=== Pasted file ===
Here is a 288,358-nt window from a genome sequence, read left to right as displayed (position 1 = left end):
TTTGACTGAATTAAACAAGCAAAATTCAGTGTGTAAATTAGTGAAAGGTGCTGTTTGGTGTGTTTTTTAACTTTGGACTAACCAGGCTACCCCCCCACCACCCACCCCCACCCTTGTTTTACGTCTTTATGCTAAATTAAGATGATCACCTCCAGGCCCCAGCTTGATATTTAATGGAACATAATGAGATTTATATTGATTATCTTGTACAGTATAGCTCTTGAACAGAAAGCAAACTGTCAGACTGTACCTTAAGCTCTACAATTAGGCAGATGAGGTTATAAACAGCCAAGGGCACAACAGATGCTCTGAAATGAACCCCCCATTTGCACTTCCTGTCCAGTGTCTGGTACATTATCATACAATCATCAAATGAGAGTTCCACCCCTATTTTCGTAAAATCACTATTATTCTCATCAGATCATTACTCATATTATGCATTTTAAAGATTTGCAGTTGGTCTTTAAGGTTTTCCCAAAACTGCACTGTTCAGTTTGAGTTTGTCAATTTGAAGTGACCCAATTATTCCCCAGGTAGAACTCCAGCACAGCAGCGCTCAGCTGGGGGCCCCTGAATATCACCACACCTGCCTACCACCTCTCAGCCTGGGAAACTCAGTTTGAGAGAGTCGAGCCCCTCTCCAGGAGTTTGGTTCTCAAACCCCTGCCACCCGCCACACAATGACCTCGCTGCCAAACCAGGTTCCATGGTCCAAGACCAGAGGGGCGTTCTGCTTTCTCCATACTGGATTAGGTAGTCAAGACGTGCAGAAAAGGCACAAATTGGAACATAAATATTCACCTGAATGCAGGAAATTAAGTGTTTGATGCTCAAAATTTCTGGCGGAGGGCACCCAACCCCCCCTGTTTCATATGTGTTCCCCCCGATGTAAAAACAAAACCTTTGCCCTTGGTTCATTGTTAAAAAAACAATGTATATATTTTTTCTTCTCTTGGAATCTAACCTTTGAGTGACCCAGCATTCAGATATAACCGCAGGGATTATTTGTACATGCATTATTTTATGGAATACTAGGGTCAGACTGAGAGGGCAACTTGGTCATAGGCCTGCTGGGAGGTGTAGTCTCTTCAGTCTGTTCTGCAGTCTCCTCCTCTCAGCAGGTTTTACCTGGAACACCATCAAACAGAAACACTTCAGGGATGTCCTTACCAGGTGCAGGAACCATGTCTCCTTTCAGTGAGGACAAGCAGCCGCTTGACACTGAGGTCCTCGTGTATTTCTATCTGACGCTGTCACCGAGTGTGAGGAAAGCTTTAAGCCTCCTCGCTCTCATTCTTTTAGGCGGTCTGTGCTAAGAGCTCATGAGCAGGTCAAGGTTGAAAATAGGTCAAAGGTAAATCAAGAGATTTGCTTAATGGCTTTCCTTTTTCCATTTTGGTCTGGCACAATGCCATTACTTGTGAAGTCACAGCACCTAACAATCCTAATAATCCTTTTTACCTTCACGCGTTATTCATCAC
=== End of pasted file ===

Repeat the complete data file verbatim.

Here is a 288,358-nt window from a genome sequence, read left to right as displayed (position 1 = left end):
TTTGACTGAATTAAACAAGCAAAATTCAGTGTGTAAATTAGTGAAAGGTGCTGTTTGGTGTGTTTTTTAACTTTGGACTAACCAGGCTACCCCCCCACCACCCACCCCCACCCTTGTTTTACGTCTTTATGCTAAATTAAGATGATCACCTCCAGGCCCCAGCTTGATATTTAATGGAACATAATGAGATTTATATTGATTATCTTGTACAGTATAGCTCTTGAACAGAAAGCAAACTGTCAGACTGTACCTTAAGCTCTACAATTAGGCAGATGAGGTTATAAACAGCCAAGGGCACAACAGATGCTCTGAAATGAACCCCCCATTTGCACTTCCTGTCCAGTGTCTGGTACATTATCATACAATCATCAAATGAGAGTTCCACCCCTATTTTCGTAAAATCACTATTATTCTCATCAGATCATTACTCATATTATGCATTTTAAAGATTTGCAGTTGGTCTTTAAGGTTTTCCCAAAACTGCACTGTTCAGTTTGAGTTTGTCAATTTGAAGTGACCCAATTATTCCCCAGGTAGAACTCCAGCACAGCAGCGCTCAGCTGGGGGCCCCTGAATATCACCACACCTGCCTACCACCTCTCAGCCTGGGAAACTCAGTTTGAGAGAGTCGAGCCCCTCTCCAGGAGTTTGGTTCTCAAACCCCTGCCACCCGCCACACAATGACCTCGCTGCCAAACCAGGTTCCATGGTCCAAGACCAGAGGGGCGTTCTGCTTTCTCCATACTGGATTAGGTAGTCAAGACGTGCAGAAAAGGCACAAATTGGAACATAAATATTCACCTGAATGCAGGAAATTAAGTGTTTGATGCTCAAAATTTCTGGCGGAGGGCACCCAACCCCCCCTGTTTCATATGTGTTCCCCCCGATGTAAAAACAAAACCTTTGCCCTTGGTTCATTGTTAAAAAAACAATGTATATATTTTTTCTTCTCTTGGAATCTAACCTTTGAGTGACCCAGCATTCAGATATAACCGCAGGGATTATTTGTACATGCATTATTTTATGGAATACTAGGGTCAGACTGAGAGGGCAACTTGGTCATAGGCCTGCTGGGAGGTGTAGTCTCTTCAGTCTGTTCTGCAGTCTCCTCCTCTCAGCAGGTTTTACCTGGAACACCATCAAACAGAAACACTTCAGGGATGTCCTTACCAGGTGCAGGAACCATGTCTCCTTTCAGTGAGGACAAGCAGCCGCTTGACACTGAGGTCCTCGTGTATTTCTATCTGACGCTGTCACCGAGTGTGAGGAAAGCTTTAAGCCTCCTCGCTCTCATTCTTTTAGGCGGTCTGTGCTAAGAGCTCATGAGCAGGTCAAGGTTGAAAATAGGTCAAAGGTAAATCAAGAGATTTGCTTAATGGCTTTCCTTTTTCCATTTTGGTCTGGCACAATGCCATTACTTGTGAAGTCACAGCACCTAACAATCCTAATAATCCTTTTTACCTTCACGCGTTATTCATCAC